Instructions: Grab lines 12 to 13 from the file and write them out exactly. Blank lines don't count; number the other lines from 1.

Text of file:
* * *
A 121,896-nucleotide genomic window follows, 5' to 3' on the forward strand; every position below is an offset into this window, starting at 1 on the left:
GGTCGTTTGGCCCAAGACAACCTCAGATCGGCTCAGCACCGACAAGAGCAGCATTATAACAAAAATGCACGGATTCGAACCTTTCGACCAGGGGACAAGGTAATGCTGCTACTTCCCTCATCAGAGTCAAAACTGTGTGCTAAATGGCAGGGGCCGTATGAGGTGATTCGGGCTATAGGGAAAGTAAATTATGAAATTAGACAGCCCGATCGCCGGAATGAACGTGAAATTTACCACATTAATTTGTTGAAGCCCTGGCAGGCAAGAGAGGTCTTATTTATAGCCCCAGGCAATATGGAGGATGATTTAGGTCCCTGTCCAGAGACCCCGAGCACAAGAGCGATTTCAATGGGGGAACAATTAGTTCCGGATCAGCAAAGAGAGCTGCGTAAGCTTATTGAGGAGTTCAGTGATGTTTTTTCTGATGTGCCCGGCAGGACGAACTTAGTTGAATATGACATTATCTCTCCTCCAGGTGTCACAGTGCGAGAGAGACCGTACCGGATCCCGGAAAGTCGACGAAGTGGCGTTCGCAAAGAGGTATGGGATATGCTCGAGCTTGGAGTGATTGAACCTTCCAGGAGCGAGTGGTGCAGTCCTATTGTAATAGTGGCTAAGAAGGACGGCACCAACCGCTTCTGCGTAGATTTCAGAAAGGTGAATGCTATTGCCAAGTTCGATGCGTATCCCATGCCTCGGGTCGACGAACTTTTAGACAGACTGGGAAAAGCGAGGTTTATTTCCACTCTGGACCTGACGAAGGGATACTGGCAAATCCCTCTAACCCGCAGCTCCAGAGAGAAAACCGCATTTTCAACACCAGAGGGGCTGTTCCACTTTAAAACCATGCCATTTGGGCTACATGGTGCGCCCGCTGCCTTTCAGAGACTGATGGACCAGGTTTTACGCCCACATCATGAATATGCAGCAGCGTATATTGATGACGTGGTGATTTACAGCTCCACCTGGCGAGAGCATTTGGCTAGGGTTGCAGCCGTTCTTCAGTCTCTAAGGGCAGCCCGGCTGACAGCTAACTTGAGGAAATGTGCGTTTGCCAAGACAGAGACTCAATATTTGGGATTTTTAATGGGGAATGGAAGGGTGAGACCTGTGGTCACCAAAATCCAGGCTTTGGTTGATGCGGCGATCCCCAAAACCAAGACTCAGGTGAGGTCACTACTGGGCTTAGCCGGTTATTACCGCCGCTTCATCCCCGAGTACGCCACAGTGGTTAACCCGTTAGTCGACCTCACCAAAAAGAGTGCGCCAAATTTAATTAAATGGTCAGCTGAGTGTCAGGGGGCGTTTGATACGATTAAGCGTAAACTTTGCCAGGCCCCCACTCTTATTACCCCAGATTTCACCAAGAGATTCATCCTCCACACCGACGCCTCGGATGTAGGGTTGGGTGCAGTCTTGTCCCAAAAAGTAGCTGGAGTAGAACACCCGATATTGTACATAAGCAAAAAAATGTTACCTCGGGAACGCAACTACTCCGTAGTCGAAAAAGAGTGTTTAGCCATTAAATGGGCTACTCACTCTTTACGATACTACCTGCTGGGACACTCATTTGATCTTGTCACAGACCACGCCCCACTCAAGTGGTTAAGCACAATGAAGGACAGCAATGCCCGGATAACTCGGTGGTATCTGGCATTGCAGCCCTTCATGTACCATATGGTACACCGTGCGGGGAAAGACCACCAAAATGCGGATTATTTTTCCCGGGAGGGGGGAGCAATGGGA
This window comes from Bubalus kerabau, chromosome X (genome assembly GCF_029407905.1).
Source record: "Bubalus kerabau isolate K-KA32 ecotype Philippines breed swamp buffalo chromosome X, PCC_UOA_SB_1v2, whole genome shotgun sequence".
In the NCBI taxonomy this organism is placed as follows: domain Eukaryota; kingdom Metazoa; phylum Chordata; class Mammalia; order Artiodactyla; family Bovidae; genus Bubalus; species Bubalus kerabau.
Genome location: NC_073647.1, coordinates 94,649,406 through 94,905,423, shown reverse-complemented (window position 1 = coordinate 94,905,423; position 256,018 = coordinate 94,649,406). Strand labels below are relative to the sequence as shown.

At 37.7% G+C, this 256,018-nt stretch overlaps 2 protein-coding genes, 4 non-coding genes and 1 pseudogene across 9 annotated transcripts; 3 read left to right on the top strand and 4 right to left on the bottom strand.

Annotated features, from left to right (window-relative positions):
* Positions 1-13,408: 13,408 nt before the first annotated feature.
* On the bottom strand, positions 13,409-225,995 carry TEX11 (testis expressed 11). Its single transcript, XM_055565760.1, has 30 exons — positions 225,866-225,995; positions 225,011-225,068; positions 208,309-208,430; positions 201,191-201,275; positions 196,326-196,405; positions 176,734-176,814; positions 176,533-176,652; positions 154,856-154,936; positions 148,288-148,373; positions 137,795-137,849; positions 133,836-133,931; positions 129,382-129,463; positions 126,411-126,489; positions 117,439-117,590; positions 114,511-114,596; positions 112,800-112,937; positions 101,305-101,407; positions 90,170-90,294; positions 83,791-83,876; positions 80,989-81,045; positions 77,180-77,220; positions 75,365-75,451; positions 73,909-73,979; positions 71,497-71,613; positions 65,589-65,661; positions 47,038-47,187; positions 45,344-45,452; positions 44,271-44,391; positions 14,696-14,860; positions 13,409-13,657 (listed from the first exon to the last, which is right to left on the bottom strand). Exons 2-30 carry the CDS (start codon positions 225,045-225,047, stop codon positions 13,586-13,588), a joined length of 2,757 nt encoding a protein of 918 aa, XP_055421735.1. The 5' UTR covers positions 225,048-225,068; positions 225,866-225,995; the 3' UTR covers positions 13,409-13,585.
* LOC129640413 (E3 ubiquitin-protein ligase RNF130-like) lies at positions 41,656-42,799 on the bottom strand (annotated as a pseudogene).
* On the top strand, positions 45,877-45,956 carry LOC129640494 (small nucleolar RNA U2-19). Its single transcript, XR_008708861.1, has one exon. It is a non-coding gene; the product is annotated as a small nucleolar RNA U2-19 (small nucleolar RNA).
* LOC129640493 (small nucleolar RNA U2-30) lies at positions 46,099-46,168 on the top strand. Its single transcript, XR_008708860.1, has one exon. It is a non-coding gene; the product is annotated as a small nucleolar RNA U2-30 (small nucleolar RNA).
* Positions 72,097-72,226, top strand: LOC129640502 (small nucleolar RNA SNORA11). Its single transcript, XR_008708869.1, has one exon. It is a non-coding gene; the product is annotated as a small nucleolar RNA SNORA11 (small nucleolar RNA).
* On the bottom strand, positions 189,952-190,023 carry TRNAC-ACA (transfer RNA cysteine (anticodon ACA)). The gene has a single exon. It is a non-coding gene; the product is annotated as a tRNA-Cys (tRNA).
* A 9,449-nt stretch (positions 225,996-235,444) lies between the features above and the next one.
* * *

* On the top strand, positions 45,877-45,956 carry LOC129640494 (small nucleolar RNA U2-19). Its single transcript, XR_008708861.1, has one exon. It is a non-coding gene; the product is annotated as a small nucleolar RNA U2-19 (small nucleolar RNA).
* LOC129640493 (small nucleolar RNA U2-30) lies at positions 46,099-46,168 on the top strand. Its single transcript, XR_008708860.1, has one exon. It is a non-coding gene; the product is annotated as a small nucleolar RNA U2-30 (small nucleolar RNA).